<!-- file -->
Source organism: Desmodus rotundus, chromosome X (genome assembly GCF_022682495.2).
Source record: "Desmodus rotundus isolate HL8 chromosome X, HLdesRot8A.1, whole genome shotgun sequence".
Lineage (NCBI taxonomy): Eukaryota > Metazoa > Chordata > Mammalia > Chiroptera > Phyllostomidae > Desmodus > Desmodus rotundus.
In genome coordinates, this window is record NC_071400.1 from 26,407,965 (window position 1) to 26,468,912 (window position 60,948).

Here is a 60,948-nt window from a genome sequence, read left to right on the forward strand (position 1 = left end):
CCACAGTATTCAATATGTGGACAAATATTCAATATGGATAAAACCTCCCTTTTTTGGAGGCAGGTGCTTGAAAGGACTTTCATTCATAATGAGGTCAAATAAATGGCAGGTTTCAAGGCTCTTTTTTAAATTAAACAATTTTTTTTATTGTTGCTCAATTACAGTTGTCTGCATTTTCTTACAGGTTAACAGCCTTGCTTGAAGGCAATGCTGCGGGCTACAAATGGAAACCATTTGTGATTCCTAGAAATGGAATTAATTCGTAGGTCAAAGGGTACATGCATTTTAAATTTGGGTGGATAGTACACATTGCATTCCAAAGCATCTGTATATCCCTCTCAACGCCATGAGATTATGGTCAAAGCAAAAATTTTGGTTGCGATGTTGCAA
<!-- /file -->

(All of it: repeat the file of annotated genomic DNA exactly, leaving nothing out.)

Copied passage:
Source organism: Desmodus rotundus, chromosome X (genome assembly GCF_022682495.2).
Source record: "Desmodus rotundus isolate HL8 chromosome X, HLdesRot8A.1, whole genome shotgun sequence".
Lineage (NCBI taxonomy): Eukaryota > Metazoa > Chordata > Mammalia > Chiroptera > Phyllostomidae > Desmodus > Desmodus rotundus.
In genome coordinates, this window is record NC_071400.1 from 26,407,965 (window position 1) to 26,468,912 (window position 60,948).

Here is a 60,948-nt window from a genome sequence, read left to right on the forward strand (position 1 = left end):
CCACAGTATTCAATATGTGGACAAATATTCAATATGGATAAAACCTCCCTTTTTTGGAGGCAGGTGCTTGAAAGGACTTTCATTCATAATGAGGTCAAATAAATGGCAGGTTTCAAGGCTCTTTTTTAAATTAAACAATTTTTTTTATTGTTGCTCAATTACAGTTGTCTGCATTTTCTTACAGGTTAACAGCCTTGCTTGAAGGCAATGCTGCGGGCTACAAATGGAAACCATTTGTGATTCCTAGAAATGGAATTAATTCGTAGGTCAAAGGGTACATGCATTTTAAATTTGGGTGGATAGTACACATTGCATTCCAAAGCATCTGTATATCCCTCTCAACGCCATGAGATTATGGTCAAAGCAAAAATTTTGGTTGCGATGTTGCAA